Israeli high court hears petition to ban Shin Bet interrogation methods

JERUSALEM (AP) — Palestinian detainees asked the Supreme Court on Wednesday to bar specific methods of interrogation by Israel, saying depriving suspects of sleep, tying them in painful positions and covering their heads were all forms of torture.
The landmark case was heard by a special panel of nine of 14 Supreme Court judges, who were asked to issue a blanket ban on the methods the Shin Bet security service has acknowledged using against Palestinians.
London-based Amnesty International also asked the judges for the ban.
“Israel is the only country in the world known to have effectively legalized torture by officially allowing such methods,” the human rights group said in a statement. “We are hoping for a clear ruling by the high court that the use of such interrogation techniques is unacceptable.”
The case was brought by Palestinian detainees Abdel Rahman Ghanimat and Fuad Quran. They are suspected of having ties to the Islamic militant group Hamas, which has carried out more than a dozen suicide bombings in Israel since 1994.
State Attorney Shai Nitzan acknowledged that detainees often are forced to sit with their hands tied, have sacks placed over their heads and are blasted with loud music.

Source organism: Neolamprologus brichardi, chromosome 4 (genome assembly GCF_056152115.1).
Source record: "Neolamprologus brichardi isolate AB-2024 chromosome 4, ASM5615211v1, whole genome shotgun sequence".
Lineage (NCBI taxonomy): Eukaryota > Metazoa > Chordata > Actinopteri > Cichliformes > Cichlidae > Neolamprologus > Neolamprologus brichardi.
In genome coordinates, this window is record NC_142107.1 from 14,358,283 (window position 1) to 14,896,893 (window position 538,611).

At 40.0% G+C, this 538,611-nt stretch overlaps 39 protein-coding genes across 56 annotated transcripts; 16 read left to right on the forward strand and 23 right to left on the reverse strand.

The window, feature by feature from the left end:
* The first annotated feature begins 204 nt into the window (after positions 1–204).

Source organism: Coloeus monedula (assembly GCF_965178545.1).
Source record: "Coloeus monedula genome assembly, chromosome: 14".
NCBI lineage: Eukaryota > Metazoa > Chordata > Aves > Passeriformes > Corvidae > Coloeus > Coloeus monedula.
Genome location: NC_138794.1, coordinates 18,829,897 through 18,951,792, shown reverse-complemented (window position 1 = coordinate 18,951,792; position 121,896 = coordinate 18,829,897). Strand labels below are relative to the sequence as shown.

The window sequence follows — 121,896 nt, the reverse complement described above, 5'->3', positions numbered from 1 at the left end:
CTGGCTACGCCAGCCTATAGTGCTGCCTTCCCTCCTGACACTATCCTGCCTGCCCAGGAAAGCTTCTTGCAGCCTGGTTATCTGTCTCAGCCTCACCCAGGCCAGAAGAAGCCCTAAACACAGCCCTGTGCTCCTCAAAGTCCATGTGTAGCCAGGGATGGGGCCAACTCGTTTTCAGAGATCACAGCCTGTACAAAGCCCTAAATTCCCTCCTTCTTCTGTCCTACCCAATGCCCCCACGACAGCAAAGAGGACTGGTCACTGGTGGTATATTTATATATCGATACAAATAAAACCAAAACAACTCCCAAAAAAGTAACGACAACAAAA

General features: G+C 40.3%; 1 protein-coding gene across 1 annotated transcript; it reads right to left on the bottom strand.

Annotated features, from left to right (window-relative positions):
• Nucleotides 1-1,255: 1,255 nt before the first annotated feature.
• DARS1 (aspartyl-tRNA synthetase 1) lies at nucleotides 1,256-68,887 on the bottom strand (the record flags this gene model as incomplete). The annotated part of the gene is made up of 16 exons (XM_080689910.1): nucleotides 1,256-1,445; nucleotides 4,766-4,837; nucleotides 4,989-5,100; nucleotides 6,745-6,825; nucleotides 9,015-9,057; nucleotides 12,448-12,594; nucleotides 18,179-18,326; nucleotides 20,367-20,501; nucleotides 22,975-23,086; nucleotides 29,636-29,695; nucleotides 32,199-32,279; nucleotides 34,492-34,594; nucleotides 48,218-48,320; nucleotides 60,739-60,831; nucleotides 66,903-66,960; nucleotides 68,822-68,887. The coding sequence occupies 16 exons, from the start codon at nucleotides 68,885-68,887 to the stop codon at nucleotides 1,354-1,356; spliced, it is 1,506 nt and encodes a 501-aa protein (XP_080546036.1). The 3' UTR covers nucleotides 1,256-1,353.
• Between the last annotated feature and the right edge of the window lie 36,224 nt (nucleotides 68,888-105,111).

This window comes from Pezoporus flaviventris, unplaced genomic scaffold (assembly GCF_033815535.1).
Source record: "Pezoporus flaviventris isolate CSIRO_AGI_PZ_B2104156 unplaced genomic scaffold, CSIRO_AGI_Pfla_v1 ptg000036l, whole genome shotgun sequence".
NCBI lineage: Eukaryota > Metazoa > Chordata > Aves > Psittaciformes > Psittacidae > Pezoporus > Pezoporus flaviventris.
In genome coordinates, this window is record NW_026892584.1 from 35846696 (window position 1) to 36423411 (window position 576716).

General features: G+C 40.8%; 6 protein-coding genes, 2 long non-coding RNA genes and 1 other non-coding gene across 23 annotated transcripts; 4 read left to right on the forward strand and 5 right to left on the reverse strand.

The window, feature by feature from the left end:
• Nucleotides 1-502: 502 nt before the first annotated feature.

However, Nitzan said this occurred only in the waiting period between interrogation sessions and was meant to keep detainees from communicating with each other or attacking Shin Bet agents.
Attorney Leah Tsemel, who represents Ghanimat and Quran, disputed the state’s claims, saying Palestinian security detainees were routinely deprived of sleep, tied up in contorted positions, subjected to loud music and forced to wear dirty hoods.
Tsemel said the state had asked Quran to drop his appeal, amid promises that he would no longer be subjected to these methods. Quran declined, the lawyer said.
“Such behavior cannot continue,” Tsemel told reporters before the start of the hearing. “It is absolute torture and against both Israeli law and international standards.”
Human rights groups have alleged for years that the Shin Bet systematically mistreated Palestinian security detainees to extract confessions.
In 1987, an Israeli commission on interrogation methods said the Shin Bet could use “moderate physical force,” and the permitted methods were listed in a secret addendum.
It is widely believed that the methods being reviewed by the high court Wednesday were among those permitted by the inquiry commission.
It was not clear when the court would rule.
In the past, the court has been reluctant to restrict the Shin Bet, and has allowed the use of force, including violent shaking, against detainees believed to have information on future attacks.